For all her searching, Veronyka saw nothing. She felt nothing too, and that was worst of all.
The closest she ever got was late at night, when she assumed Tristan was sleeping. With Rex by her side, Veronyka could manage the feeling of him—his heartbeat in her ears, his breath expanding and contracting in her chest—but nothing more.
Maybe that would change after today. She’d finally dropped the last barriers she had in place, opening her bonds wide. All of them.
Maybe tonight would be the night she got through.
A scrape of footsteps sounded behind Veronyka.
Kade emerged from the ladder at the back of the building, clambering over the pedestal that held the phoenix statue and crouching to sit down next to Veronyka. He didn’t speak much—he didn’t seem to feel the need to, the way others did—his quiet presence a soothing, undemanding comfort at the end of each day.
Though Rex remained distant, Xephyra cocked her head at Kade, who smiled and ran a hand down her beak. A second later another, smaller female phoenix fluttered to the roof—Kade’s new bondmate, Jinx. She was a beautiful thing, elegant and long-winged, suggesting much growth still to come—which was good given Kade’s height and weight. She stretched her neck and let out a soft, warbling cry before inching closer to Xephyra, her movements slow and deferential. Xephyra rather enjoyed the display, lifting her beak haughtily—but Veronyka knew what was coming. Jinx waited until she was right next to Xephyra, head still bowed respectfully, before she spread her wings wide in a sudden burst of feathers. Xephyra squawked and fell back, giving Jinx what she really wanted—not the respect of an older phoenix, but the best perch on the temple.
Xephyra relished the challenge, leaping forward to reclaim her spot at once, and the two were soon sharing the spot—with the occasional playful bite and jostle. Rex tossed them both a bored look. He was the largest of the three and would take the position himself if the two didn’t quit making such a fuss. Xephyra snapped at him, and Jinx chirruped brightly, unfazed. She was clearly a bit of a rascal, bold and daring, and an interesting counterpart to Kade, who always seemed so serious.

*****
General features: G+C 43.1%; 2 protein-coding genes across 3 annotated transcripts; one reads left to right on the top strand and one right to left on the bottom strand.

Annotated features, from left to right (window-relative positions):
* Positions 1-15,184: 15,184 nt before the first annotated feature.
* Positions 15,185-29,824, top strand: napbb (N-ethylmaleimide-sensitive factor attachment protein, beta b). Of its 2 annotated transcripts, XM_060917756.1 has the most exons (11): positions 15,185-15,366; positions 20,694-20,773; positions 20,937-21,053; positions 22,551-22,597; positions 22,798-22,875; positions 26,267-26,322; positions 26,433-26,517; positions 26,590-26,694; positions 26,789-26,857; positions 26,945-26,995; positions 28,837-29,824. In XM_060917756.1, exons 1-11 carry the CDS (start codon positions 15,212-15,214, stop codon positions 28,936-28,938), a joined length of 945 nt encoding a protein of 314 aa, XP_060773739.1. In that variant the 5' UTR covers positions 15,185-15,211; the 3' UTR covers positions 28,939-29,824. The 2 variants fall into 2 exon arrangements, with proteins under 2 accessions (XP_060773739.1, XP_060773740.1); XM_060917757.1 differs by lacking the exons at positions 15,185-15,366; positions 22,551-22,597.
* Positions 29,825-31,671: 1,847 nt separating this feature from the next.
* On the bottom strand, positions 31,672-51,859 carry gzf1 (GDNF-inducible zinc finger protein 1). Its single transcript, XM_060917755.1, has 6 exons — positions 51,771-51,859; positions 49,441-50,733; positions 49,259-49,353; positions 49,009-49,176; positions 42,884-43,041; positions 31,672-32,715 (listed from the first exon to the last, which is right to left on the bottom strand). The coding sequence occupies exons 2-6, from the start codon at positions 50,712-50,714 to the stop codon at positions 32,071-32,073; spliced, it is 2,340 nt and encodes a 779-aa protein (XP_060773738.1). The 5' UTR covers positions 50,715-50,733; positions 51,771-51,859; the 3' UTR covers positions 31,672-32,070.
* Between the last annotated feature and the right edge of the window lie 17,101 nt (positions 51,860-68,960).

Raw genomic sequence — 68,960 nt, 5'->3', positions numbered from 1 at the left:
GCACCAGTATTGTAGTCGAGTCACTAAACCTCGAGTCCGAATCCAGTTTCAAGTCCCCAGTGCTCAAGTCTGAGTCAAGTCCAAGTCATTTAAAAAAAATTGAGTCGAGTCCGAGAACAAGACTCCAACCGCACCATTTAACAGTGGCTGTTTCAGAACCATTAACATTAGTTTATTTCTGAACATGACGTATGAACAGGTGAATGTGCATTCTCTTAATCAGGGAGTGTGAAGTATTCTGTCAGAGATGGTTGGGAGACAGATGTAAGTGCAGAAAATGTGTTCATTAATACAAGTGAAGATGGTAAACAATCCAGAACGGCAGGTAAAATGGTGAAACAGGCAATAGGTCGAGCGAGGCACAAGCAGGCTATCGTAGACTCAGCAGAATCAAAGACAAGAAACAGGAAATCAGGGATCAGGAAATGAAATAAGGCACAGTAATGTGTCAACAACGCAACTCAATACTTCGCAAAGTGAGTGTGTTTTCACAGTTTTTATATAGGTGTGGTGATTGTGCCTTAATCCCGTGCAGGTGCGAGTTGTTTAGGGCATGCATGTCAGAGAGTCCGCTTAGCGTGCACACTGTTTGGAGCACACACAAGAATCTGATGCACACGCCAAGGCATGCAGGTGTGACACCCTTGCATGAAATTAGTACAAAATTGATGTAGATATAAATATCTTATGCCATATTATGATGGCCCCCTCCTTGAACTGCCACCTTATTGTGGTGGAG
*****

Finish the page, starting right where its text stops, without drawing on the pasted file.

Veronyka glanced at Kade now; he was grinning. She hadn’t understood things at first, baffled that Sev had given him his only precious phoenix egg, the prize he had nearly died to deliver—his reward, his salvation, when all this was through. But then she’d seen the look in Kade’s eyes as he’d described their time together and it had all made sense.
Veronyka and Kade had both left people they loved behind.
Thinking of Tristan made Veronyka turn her eyes south, and Kade copied her.
Tristan and Sev were there, alone in an empire of enemies.
“Any message for him?” Veronyka asked abruptly, but Kade understood.
Once she’d realized what Sev meant to him, Veronyka had explained more fully to Kade how she knew where Sev was, as well as the decision he’d come to that night. She hadn’t just seen him with Tristan; she’d felt him there, felt his fear and the bravery and courage buried beneath. Kade was Pyraean and had heard enough rumors about shadow magic to act surprised but not shocked. He’d also worked closely with Ilithya Shadowheart—Veronyka’s adopted grandmother—who had told him that the magic was real.
“And you believed her?” Veronyka had asked, stunned at his simple explanation.
He’d shrugged. “After all the impossible things she’d told me that turned out to be true—Phoenix Riders still existed, Avalkyra Ashfire lived—believing in shadow magic was fairly easy.”
They’d traded more stories after that, tales of Ilithya Shadowheart, of Tristan and Sev.… It was painful, of course, but it also made them feel closer.
And every night when Veronyka tried to reach Tristan through their bond, she offered to try to send Sev a message too. Every time she failed, but still she tried.
“The same,” Kade said in response to her question. It was a good message, after all, and not so very different from what she wanted to say to Tristan.
When all this is over, you and I will be standing together on the other side of it.
Maybe tonight it would happen. Veronyka’s heart was open: her mind and her magic reaching for a connection.
Maybe tonight it would work.